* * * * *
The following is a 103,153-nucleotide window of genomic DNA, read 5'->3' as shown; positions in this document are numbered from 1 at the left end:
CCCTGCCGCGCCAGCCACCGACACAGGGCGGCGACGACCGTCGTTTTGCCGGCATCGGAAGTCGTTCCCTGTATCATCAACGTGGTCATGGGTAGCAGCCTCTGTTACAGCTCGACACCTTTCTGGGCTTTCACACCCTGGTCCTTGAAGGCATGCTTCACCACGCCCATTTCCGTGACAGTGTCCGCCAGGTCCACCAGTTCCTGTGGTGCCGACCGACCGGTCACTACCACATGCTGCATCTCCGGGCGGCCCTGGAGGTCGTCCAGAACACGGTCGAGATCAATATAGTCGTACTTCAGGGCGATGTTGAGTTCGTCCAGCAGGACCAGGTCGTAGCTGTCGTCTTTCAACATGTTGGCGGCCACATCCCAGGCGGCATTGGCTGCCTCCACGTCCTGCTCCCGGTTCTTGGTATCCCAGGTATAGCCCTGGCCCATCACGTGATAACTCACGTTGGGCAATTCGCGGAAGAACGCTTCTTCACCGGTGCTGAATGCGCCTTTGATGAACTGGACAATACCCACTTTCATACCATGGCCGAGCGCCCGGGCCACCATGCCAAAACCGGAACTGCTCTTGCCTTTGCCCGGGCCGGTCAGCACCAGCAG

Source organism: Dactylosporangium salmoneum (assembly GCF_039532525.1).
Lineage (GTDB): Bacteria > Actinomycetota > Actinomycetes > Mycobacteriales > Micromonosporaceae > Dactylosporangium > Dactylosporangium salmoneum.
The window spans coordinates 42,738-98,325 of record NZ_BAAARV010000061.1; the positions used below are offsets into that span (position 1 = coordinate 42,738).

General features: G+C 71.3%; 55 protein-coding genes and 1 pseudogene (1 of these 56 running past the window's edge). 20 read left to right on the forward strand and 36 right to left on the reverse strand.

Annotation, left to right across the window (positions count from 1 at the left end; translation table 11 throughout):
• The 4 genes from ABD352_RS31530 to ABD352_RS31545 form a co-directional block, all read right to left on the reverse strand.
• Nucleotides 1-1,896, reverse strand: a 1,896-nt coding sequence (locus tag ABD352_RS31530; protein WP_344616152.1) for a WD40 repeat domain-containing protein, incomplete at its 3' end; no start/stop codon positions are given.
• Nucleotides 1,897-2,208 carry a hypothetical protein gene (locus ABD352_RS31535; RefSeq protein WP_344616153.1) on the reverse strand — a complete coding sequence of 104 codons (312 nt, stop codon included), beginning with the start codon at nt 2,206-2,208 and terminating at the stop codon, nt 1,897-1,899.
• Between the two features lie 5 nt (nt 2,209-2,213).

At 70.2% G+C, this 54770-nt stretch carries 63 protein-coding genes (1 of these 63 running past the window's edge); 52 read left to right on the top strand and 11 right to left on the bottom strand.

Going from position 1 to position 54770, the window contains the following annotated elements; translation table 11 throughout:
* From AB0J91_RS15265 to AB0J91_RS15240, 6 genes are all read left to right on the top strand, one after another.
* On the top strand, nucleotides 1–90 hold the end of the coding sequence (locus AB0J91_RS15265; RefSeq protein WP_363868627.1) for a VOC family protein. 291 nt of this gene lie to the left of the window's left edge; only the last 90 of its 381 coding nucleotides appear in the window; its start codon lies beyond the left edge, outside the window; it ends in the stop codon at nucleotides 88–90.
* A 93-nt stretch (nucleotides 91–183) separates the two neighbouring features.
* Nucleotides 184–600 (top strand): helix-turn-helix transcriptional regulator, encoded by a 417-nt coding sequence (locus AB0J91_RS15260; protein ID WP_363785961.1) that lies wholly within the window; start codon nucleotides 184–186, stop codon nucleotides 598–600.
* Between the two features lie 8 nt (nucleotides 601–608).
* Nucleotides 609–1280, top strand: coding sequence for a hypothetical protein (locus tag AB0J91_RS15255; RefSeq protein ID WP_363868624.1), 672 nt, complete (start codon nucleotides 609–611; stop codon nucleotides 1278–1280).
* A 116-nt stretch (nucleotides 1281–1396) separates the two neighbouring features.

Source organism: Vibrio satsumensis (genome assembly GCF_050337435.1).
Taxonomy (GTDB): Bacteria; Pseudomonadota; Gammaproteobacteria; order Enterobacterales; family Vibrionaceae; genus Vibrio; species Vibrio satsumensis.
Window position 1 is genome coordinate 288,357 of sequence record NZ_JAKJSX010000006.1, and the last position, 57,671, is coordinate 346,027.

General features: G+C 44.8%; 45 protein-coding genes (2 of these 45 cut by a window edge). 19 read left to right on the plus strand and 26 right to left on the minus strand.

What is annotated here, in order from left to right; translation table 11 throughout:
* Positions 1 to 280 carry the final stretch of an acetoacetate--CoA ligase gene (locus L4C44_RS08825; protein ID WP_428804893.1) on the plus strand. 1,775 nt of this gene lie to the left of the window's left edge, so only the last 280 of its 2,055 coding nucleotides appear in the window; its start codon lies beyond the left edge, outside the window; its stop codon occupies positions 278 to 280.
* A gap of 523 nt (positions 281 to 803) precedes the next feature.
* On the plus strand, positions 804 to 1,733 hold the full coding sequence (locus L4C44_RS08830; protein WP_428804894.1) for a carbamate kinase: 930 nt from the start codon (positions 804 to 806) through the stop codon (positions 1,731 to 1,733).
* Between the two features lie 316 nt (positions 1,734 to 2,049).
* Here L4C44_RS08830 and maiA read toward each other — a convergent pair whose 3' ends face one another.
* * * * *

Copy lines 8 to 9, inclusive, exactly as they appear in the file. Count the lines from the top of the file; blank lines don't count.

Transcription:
• The 4 genes from ABD352_RS31530 to ABD352_RS31545 form a co-directional block, all read right to left on the reverse strand.
• Nucleotides 1-1,896, reverse strand: a 1,896-nt coding sequence (locus tag ABD352_RS31530; protein WP_344616152.1) for a WD40 repeat domain-containing protein, incomplete at its 3' end; no start/stop codon positions are given.